Raising Womens Voices

Through a grant from ASGP, women learn interviewing skills, broadcasting, media use, computer skills, and photography in a progr
Through a grant from ASGP, women learn interviewing skills, broadcasting, media use, computer skills, and photography in a program designed by the Bamyan Journalists Association.
USAID/Creative Associates
Women are gaining skills in journalism and media, leading to employment and giving a voice to themselves and others
22 JANUARY 2011 | BAMYAN PROVINCE, AFGHANISTAN
 
Overlooking the breathtaking Buddhas of Bamyan Province in central Afghanistan, ten young women stand in a semi-circle around a camera and tripod, holding microphones and a light reflecting screen.  With poise and charisma, they practice directing while they take turns interviewing each other, not only about their community, but also about why this program is so important for them.  These women have never practiced with a real camera, yet they catch-on immediately and feel the thrill of directing and reporting.
 
The television station and two radio stations operating in Bamyan City do not employ any professional female media staff.  Although they have expressed a desire for professional female journalists, there are no trained journalists available in the region.  The Bamyan Journalists Association is changing that.
 
The association received a quick impact grant from the USAID-supported Ambassador’s Small Grants Program to educate young women interested in communications and journalism in the province.  The association is using the grant to train 10 literate young girls on reporting, computer skills, interview techniques, TV broadcasting, and photography for four months.  The goal of the program was to provide women with the skills and education needed to obtain employment within Bamyan Province or throughout Afghanistan.  “Women need a voice and we are giving these women the skills to be a voice for themselves and for others,” said Hadi Ghafari, the head of the Association.  The association provides a safe and constructive environment for the students.  Women attend classes for two hours every day, and some stay longer.  Already two students trained by the association have gone on to work as reporters for the BBC.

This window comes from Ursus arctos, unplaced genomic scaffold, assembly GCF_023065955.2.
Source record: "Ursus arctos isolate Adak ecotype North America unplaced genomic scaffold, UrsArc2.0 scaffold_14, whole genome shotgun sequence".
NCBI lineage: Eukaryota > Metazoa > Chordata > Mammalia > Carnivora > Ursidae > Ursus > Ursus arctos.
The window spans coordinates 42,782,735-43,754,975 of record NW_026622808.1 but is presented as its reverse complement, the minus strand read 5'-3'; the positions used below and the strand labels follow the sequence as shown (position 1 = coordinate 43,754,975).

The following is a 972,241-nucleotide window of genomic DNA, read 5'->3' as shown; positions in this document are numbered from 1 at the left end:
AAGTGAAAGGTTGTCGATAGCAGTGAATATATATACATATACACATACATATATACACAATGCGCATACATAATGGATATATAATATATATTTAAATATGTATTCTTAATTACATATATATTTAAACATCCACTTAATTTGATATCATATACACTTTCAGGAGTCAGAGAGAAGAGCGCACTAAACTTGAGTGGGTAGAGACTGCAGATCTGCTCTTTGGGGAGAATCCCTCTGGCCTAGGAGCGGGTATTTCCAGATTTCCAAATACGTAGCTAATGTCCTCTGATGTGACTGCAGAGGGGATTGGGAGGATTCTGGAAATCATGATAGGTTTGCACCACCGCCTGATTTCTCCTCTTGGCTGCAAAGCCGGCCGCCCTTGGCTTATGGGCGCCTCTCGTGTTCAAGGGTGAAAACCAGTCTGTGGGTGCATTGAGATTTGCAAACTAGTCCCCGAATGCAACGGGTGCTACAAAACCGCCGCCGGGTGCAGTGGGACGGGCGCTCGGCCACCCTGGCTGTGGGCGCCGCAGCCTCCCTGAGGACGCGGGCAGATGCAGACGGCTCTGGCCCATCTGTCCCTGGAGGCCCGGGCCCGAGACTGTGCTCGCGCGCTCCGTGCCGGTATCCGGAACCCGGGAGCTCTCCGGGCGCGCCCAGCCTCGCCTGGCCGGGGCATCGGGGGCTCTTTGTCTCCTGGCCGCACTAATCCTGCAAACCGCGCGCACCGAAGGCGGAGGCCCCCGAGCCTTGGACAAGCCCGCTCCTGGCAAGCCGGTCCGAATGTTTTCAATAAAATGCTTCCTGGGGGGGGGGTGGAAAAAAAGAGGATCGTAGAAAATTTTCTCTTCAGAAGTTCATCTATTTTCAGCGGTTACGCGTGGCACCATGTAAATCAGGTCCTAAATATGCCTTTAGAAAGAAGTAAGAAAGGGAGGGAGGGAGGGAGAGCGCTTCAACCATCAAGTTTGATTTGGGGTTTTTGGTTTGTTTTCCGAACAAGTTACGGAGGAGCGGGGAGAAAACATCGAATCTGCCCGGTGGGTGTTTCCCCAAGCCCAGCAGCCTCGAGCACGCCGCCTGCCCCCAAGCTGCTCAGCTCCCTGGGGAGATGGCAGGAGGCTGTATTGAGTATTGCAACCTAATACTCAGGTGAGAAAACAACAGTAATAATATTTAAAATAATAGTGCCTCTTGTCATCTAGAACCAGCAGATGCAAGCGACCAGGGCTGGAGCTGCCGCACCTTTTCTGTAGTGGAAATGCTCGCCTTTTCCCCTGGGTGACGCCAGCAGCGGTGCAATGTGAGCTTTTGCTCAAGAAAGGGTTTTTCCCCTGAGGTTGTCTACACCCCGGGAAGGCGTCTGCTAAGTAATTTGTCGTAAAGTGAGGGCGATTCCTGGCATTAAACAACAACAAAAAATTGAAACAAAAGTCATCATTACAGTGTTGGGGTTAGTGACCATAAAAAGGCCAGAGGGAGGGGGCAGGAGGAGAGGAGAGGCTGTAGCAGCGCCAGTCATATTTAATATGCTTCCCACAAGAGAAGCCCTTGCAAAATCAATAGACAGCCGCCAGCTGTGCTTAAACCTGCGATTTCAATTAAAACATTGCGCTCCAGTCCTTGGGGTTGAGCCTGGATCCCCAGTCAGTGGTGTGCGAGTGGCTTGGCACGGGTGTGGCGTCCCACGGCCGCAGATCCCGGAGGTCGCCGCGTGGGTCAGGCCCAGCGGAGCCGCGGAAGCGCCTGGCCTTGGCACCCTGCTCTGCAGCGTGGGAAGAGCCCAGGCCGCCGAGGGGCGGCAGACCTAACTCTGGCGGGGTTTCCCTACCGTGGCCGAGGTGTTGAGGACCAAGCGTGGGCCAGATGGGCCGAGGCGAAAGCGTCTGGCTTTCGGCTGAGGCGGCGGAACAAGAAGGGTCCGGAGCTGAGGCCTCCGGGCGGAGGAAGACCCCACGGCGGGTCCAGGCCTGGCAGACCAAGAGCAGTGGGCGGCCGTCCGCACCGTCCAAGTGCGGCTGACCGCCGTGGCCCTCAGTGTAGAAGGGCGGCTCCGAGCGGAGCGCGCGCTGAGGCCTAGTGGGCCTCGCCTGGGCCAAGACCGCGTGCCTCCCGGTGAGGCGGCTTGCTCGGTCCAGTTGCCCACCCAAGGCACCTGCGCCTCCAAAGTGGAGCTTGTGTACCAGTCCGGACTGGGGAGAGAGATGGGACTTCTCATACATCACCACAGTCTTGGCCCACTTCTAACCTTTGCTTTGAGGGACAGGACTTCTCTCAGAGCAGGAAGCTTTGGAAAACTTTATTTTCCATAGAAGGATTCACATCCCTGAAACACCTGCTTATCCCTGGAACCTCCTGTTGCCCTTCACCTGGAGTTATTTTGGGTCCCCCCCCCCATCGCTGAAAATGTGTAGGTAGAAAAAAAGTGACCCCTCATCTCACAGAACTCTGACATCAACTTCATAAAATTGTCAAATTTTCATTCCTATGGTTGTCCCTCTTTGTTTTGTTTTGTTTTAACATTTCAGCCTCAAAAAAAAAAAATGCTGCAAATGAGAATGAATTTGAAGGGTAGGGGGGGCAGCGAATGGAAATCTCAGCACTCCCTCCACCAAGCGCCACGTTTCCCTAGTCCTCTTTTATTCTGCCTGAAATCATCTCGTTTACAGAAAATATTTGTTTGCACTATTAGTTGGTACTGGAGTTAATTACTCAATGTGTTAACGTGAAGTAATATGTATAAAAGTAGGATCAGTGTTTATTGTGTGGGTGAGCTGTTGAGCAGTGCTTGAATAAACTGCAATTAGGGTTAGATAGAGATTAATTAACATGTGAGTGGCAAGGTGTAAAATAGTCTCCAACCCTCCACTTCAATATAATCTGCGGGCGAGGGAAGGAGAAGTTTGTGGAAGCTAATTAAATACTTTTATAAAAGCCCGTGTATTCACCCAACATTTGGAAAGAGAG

With its first grant, the association decided to start small, in order to gauge interest in the program.  However, after the program idea was announced in the community, 240 interested women and girls wanted to participate.  Now, the association plans to apply for an additional grant and is trying to find other resources to ensure they can reach the remaining 230 women interested in participating in this valuable initiative.

Last updated: January 08, 2014

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